Things That Matter

Former Drug Cartel Members Share Why The Drug War Will Continue To Fail And What Is Needed Instead

The strategy that the Mexican government has employed during the past 13 years, since then incumbent president Felipe Calderon Hinojosa basically declared national war against the global trafficking organizations operating out of Mexico, has been nothing short of catastrophic. More than 200,000 people have died and at least 60,000 have disappeared. Whole communities have fled their lands, other crimes such as sex trafficking and illegal organ harvesting, as well as kidnapping and financial fraud, have increased and morale is low in many regions of the country. 

We often get the government’s perspective in the media. Reports also focus on the effect that cartel violence has had in the individual and collective wellbeing of victims. However, save a few notable examples such as Everardo Gonzalez’ poignant documentary “La libertad del diablo”, the view of current or former sicarios is rarely shared. The Spanish newspaper El Pais has just published the doctoral findings of Karina Garcia Reyes, a woman from Northern Mexico whose city has lived dantesque levels of violence and who did a postgraduate degree overseas to find out what was the rationale behind cartel members’ actions and lifestyle. She is currently a Professor in Bristol, United Kingdom. 

Garcia Reyes interviewed 33 former cartel members and wrote their biographies.

Credit: El Pais

Garcia Reyes interviewed former cartel members in both sides of the border. Some belonges to the biggest criminal organizations such as the Sinaloa Cartel, the Zetas Cartel or the Gulf Cartel, although the majority used to belong to independent cartels. This speaks of the probable fear that former cartel members might experience and their reluctance to speak out. 

This is the first academic study that includes interviews with real narcos, in which they talked about their early years.

The study is extremely relevant and innovative, as Garcia Reyes did not make suppositions on what these men think or feel: she actually got them talking about drugs, alcohol, street violence and their entry into the criminal underworld. Chief among the findings is how narcos perceive themselves: there is a lack of self esteem that can lead to a life of violence and illicit livelihood. 

The study revealed that narcos do not see themselves as “victims” and that the “no other option” narrative is misleading.

One of the prevalent reasons given to the rise of cartel violence is the lack of opportunities and socioeconomic vulnerability. Media narratives indicate that young men are lured into the narco world because that is their only chance to make a living. The subjects interviewed by Garcia Reyes claim that, contrary to popular belief, they are not victims and they were making ends meet in the informal economy. They just wanted “more”. They wanted tu pursue a lifestyle that an everyday job would not give them.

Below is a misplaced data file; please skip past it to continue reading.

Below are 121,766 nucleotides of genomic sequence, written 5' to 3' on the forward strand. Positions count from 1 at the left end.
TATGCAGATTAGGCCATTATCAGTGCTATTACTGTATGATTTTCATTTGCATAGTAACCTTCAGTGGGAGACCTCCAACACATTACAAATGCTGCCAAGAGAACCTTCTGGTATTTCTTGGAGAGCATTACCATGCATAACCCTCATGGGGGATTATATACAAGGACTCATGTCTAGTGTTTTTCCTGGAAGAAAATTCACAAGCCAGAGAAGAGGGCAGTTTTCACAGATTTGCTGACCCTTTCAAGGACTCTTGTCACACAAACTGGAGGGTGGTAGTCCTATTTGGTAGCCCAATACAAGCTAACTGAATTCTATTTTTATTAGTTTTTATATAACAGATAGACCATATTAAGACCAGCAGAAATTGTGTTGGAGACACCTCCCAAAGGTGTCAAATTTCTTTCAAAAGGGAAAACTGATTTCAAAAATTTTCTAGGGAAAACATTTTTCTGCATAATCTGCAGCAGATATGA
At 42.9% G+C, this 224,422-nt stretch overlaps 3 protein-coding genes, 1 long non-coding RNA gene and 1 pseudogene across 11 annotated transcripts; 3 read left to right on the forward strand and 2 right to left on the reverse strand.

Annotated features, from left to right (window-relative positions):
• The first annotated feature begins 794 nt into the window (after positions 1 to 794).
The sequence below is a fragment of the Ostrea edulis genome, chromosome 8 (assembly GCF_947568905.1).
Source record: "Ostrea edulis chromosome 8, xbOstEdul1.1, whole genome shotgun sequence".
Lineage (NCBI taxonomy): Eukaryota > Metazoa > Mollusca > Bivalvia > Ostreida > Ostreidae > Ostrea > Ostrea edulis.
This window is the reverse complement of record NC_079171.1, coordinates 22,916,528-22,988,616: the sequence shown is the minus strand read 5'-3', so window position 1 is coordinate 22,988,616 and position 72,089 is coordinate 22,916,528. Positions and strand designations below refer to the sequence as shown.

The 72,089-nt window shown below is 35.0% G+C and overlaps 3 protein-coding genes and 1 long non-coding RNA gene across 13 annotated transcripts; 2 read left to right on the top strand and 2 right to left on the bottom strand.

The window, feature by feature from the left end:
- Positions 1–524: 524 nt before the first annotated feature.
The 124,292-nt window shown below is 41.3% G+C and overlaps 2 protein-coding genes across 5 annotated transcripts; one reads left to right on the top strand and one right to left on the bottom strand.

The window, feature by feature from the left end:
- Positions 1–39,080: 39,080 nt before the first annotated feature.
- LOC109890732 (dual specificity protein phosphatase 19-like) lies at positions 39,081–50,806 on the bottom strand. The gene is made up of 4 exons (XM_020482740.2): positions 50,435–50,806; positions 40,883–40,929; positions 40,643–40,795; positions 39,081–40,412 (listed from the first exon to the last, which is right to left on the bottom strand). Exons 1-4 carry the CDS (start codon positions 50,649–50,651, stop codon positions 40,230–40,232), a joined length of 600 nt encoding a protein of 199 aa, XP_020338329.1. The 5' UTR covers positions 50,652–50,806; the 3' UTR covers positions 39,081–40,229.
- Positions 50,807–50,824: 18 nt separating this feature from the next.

They feel they are “disposable” and that their life has little value, and that death is “a relief” sometimes.

Credit: J Bustamante / Reuters

According to the researcher, former cartel members don’t see themselves as monsters and reject the media depiction of them as bloodthirsty bad hombres. Instead, they see themselves as free agents whose life is dispensable.Sometimes, they said, death is a relief. 

Poverty is a constant trigger for cartel activity and a “survival of the fittest” mentality.

Through her 33 respondents, the researcher found that there is an Us vs. Them mentality among former cartel members when it comes to social class. As one of the participants argued: “I knew that I would live and die in poverty and I asked God ‘Why does it have to be me?’’. Poverty is seen as something that cannot be avoided and that determines your fate for life. A respondent called Rigoleto said: “I knew I was all alone, if I wanted something I would need to get it myself”. 

Gangs are seen as the only way to survive the streets and that is why the government is losing the war.

Credit: Alfredo Estrada / Getty

According to the men interviewed, there is a sense of inevitability when it comes to being a male in poverty-stricken Mexico. You will become an addict and you will be a victim of street violence. That is unless you become a gang member yourself. Gangs are seen as the only way to survive in a “kill or be killed” type of environment. 

Former cartel members believe they will die tragically so they want to live each day as if it was the last.

An overdose or a bullet, plain and simple. That is how former cartel members thought their lives would end and there was no other alternative. Because they have this pessimistic view of life, many cartel members want to live a life of excess and luxury. 

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A New Investigation Alleges That Some Of Mexico’s Largest Tequila Brands Are Laundering Money For Drug Cartels

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A New Investigation Alleges That Some Of Mexico’s Largest Tequila Brands Are Laundering Money For Drug Cartels

Carlos Jasso / Getty

Thre have long been alleged links between Mexico’s drug cartels and legitimate businesses. Whether by pressure or choice, several companies have been proven to be working alongside some of Mexico’s most deadly cartels – whether it be laundering money, lobbying politicians, or paying off corrupt officials.

However, a new investigation has revealed just how far the cartels have gone to ensure a steady stream of cash directly to their pockets. And in the process, they’ve revealed that some of Mexico’s most iconic brands may be tied to some of its most dangerous cartels.

Working together with the U.S. DEA, Mexico has identified tequila brands that are allegedly laundering money for cartels.

On Tuesday, Mexican financial regulators unveiled details about companies they believe to be linked to movements totaling more than $1.1 billion related to the hyper-violent Jalisco New Generation Cartel (CJNG). They also froze the bank accounts of nearly 2,000 people they allege are involved in the money laundering scheme.

The country’s anti-money laundering agency said it worked with the U.S. Drug Enforcement Administration to identify the 167 companies caught up in the financial dragnet, dubbed “Operation Blue Agave.”